Today we are excited to announce the official release of v6 of the NgRx framework. This release is jam packed with bug fixes and improvements to our Schematics package. We have focused on trying to make the upgrade as smooth as possible with very few breaking changes. You can view the full change log for a list of all of the bug fixes and breaking changes.
If you are using the CLI, upgrading is as easy as
ng update @ngrx/store. This will update all of your NgRx packages to v6 including Effects, Schematics, Entity, Router Store, and Store Devtools.
While there are very few user facing features in NgRx 6 this release was a major milestone for us. We have updated our build process to Bazel, we are committing to unifying our major version number with Angular, and we have strengthened our integration with the Angular CLI by introducing full support for the
ng add and
ng update commands.
We have big plans for the near future of NgRx. This summer we will be working on NgRx.io, a brand new documentation resource for NgRx. Not only will this be the new home for our documentation and examples but we plan on launching an official NgRx style guide and collection of best practices to help teams be more productive with NgRx.
We have also begun planning out the NgRx 7 release. There is a milestone on the NgRx Platform repository that captures all of the new and exciting enhancements we are planning that you can find here. Highlights include better runtime development checks, builtin support for state hydration/serialization, improved type inference for Effects, and a variety of enhancements to NgRx Entity.
Also new in NgRx 7 will be the recently announced NgRx Data package by John Papa and Ward Bell. We are well aware that the explicitness that NgRx demands of developers causes slow development cycles and makes it hard to get started with NgRx quickly (“Boilerplate!”). John and Ward’s NgRx Data package simplifies the startup process by automatically integrating NgRx with your REST API; no actions, reducers, effects, or selectors required. Checkout the end of our ng-conf 2018 talk “Reducing the Boilerplate with NgRx” to learn more about NgRx Data. We are excited to fold NgRx Data into the NgRx framework later this year.
NgRx.io, NgRx Data, and NgRx 7 gives you a roadmap of what to expect in the next six to nine months but what about beyond that? One of the biggest changes coming to Angular is the introduction of Renderer 3 — aka Ivy. Our friend Max at Angular in Depth has a great write up of what’s changing with this new renderer.
What excites the NgRx team about Ivy is that will enable us to introduce functional reactivity to even more parts of the Angular framework. NgRx has not always been just state management; some of our earlier packages provided reactive APIs for notifications, local storage, and routing. Over time we’ve deprecated some of these libraries and others — like NgRx Router — have been integrated directly into the Angular framework itself.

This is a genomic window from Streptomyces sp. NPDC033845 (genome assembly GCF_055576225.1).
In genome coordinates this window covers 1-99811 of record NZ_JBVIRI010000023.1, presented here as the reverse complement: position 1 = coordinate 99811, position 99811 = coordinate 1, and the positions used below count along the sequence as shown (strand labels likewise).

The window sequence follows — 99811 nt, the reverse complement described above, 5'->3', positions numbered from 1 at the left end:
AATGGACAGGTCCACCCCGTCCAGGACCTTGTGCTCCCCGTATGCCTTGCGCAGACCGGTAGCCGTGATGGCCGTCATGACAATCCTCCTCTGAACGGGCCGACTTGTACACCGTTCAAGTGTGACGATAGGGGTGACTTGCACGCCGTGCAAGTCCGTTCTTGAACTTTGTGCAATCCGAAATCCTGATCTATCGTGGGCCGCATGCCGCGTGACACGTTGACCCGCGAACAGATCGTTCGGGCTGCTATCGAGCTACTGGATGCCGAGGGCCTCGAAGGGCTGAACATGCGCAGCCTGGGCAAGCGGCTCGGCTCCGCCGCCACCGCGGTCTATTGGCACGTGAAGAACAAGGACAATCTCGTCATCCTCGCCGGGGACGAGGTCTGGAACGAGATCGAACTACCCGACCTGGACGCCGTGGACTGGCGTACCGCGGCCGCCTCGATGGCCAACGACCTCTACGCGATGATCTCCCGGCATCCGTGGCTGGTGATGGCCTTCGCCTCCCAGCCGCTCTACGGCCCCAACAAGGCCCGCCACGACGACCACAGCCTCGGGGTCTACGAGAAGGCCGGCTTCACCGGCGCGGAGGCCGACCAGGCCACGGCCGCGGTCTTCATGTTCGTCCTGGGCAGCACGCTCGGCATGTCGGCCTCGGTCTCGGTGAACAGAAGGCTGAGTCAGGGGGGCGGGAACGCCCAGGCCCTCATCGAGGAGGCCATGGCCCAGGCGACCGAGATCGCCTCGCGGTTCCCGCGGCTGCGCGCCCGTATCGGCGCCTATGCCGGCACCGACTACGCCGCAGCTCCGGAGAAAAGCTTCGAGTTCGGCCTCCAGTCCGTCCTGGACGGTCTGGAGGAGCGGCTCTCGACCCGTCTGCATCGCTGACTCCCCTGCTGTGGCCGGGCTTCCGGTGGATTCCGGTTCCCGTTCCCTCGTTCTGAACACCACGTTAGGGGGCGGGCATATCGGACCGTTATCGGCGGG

With Ivy we are excited to return to our roots and introduce more functional reactive libraries for Angular beyond state management. Expect us to start looking at introducing libraries for handling forms, routing, and components in the not-too-distant future.
Not Going At This Alone
The NgRx team is growing! We are excited to announce that Ward Bell and Tim Deschryver are joining the NgRx team. Ward joins us to help build out and support NgRx Data as well as help us shape NgRx.io. Tim joins us to continue doing an excellent job supporting developers and building out the platform. Brandon, Rob, Victor, and myself will remain actively involved in planning, growing, and developing NgRx.
NgRx at ng-conf 2018!
NgRx was provided a full fair-day track at ng-conf 2018, and we were very excited to see all the great talks and workshops. If you haven’t watched all the videos by the NgRx core team you can watch the entire playlist here.
We plan on attending even more events throughout 2018. You can find us at WeRise Tech, Framework Summit, and AngularConnect just to name a few. Head on over to the NgRx Platform repository to find a full list of all the events and meet-ups that we will be attending. If you are at one of those events please come say hello and grab an NgRx sticker! We love engaging with developers that use NgRx .
Thank You for Your Support
This release was truly collaborative and we would like to take a minute to thank everyone who submitted pull requests and bug reports; you really helped shape this release. We would like to call out in particular Alex Eagle for his tremendous help in moving us to Bazel, Vitalii Bobrov for helping with Schematics integration and San Nguyen for the extra effort with issue triaging and pull requests.
We also greatly appreciate the continued support for NgRx from our backers and sponsors on OpenCollective. The support aids in the development time and effort put into the NgRx framework. If you haven’t already, consider backing or sponsoring NgRx through the OpenCollective. We would also like to offer a huge shoutout and our gratitude to our trusted partners at Z Wave Development, BrieBug, Oasis Digital, and AngularFirebase along with Lukas Ruebbelke, Thomas Burleson, and Joshua Wiens.